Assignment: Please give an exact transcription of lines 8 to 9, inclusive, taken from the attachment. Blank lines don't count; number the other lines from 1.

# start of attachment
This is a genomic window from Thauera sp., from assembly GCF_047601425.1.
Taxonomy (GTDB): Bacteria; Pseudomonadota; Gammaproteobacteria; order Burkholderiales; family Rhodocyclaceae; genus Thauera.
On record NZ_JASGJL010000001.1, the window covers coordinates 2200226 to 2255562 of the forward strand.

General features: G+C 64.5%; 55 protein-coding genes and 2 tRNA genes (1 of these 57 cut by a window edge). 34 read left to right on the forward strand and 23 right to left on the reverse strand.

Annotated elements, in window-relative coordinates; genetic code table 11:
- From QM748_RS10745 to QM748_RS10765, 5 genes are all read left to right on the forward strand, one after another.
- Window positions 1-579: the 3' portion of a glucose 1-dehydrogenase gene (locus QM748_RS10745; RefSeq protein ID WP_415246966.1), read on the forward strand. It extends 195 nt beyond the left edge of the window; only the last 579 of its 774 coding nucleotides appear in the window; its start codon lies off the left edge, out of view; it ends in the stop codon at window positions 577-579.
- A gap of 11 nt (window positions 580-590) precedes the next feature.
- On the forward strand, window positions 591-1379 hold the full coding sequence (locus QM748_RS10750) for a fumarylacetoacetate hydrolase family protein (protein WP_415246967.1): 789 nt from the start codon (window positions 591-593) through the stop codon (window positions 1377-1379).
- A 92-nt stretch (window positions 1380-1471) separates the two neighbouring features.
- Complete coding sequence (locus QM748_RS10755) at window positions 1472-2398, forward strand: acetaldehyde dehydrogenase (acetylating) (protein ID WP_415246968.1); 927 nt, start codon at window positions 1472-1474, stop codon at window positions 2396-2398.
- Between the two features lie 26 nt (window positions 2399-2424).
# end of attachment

- A gap of 11 nt (window positions 580-590) precedes the next feature.
- On the forward strand, window positions 591-1379 hold the full coding sequence (locus QM748_RS10750) for a fumarylacetoacetate hydrolase family protein (protein WP_415246967.1): 789 nt from the start codon (window positions 591-593) through the stop codon (window positions 1377-1379).